Canine DNA Testing

DNA testing is available for dogs.

It may sound like an episode of CSI, but it's an accessible option for the everyday pet owner who wants to know the genetic makeup of their mixed breed dog: DNA testing.

You Can DNA Test a Dog?

Yes! Many people adopt dogs from shelters or find them as strays and wonder what breeds are in their genetic history. Asking your veterinarian, groomer, or neighbor to look at your dog and guess his ancestral lineage based on appearance may get you close in some instances, but there are other times when it just plain doesn't work. Think of the case of human relatives: sometimes siblings don't look anything alike.

Why Consider Canine DNA Testing?

Besides satisfying your curiosity, are there any reasons you should consider DNA testing your dog? There are actually a few good things that can come from having a genetic profile done on your canine pal:

Some shelters are beginning to test dogs in their care. Providing information about a dog's breed makeup can help get the dog placed in a home because it answers some questions for people about size and potential health conditions. People may also feel that certain breeds won't fit in well with their family, and they may steer away from a particular shelter dog because he looks like there may be some of that breed in his background. Having DNA test results can help some shelter dogs get placed into homes more quickly. (Learn why we think mixed breed dogs are wonderful in this slideshow article: "Mutts: Mixed Breed Dogs and Why They're Great.")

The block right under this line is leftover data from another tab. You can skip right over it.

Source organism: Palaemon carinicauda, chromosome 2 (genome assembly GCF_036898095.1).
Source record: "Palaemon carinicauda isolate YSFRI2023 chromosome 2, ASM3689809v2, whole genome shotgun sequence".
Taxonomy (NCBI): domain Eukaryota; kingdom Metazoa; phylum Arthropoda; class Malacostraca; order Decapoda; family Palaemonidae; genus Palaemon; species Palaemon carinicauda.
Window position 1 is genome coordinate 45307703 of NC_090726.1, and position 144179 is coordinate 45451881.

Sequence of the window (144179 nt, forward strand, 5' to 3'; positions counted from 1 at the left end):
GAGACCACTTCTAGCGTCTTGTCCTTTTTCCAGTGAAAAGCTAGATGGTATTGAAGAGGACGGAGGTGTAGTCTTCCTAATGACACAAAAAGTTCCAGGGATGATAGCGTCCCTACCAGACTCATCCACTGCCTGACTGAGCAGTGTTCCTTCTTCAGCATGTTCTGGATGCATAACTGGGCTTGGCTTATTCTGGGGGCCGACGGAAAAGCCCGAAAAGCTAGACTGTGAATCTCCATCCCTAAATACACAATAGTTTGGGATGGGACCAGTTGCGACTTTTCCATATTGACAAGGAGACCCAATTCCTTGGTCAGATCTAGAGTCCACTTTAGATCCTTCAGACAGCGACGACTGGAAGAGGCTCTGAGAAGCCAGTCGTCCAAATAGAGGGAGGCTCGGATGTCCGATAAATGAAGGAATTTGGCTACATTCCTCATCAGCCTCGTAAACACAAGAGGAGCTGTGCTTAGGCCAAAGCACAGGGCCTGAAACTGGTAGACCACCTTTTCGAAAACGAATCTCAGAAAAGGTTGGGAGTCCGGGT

How Does Canine DNA Testing Work?

There are several companies that offer canine DNA testing. Wisdom Panel was the first to produce canine DNA tests and continues to be at the forefront of the technology. When you purchase a kit, you are provided with swabs to collect some of your dog's cheek cells and send them to the company. There are more than 250 breeds to which your dog's DNA is compared and matched.

There is also a test available to screen for MDR1 disease. This condition is a genetic mutation that causes affected dogs to be more susceptible to overdose by certain medications. These dogs are unable to clear the drug out of their systems normally, and it can be a dangerous condition. Australian shepherds and other herding breeds are most commonly affected by this condition. However, mixed breed dogs can have it, and these dogs aren't as easy to identify by sight. If your dog is one of these, you can share the results of the MDR1 test with your veterinarian so that he or she can avoid or use with caution the drugs that cause problems in these dogs. According to the Wisdom Panel website, these medications include:

So, while canine DNA testing can be a fun thing to do when you want to know why your mixed breed dog has one floppy ear or a curly tail, it can also help safeguard his health.

You May Also Like These Articles:

Dog Adoption: What You Need to Know

Pet Stores Selling Shelter Dogs

Mutts: Mixed Breed Dogs and Why They're Great - Slideshow

Dog Neutering: Is Earlier Better?

How to Be Prepared for Your Dog's Veterinary Bills

How to Treat Fleas in Puppies

Separation Anxiety in Dogs

How to Prevent Separation Anxiety in Your New Dog


Disclaimer: This website is not intended to replace professional consultation, diagnosis, or treatment by a licensed veterinarian. If you require any veterinary related advice, contact your veterinarian promptly. Information at DogHealth.com is exclusively of a general reference nature. Do not disregard veterinary advice or delay treatment as a result of accessing information at this site.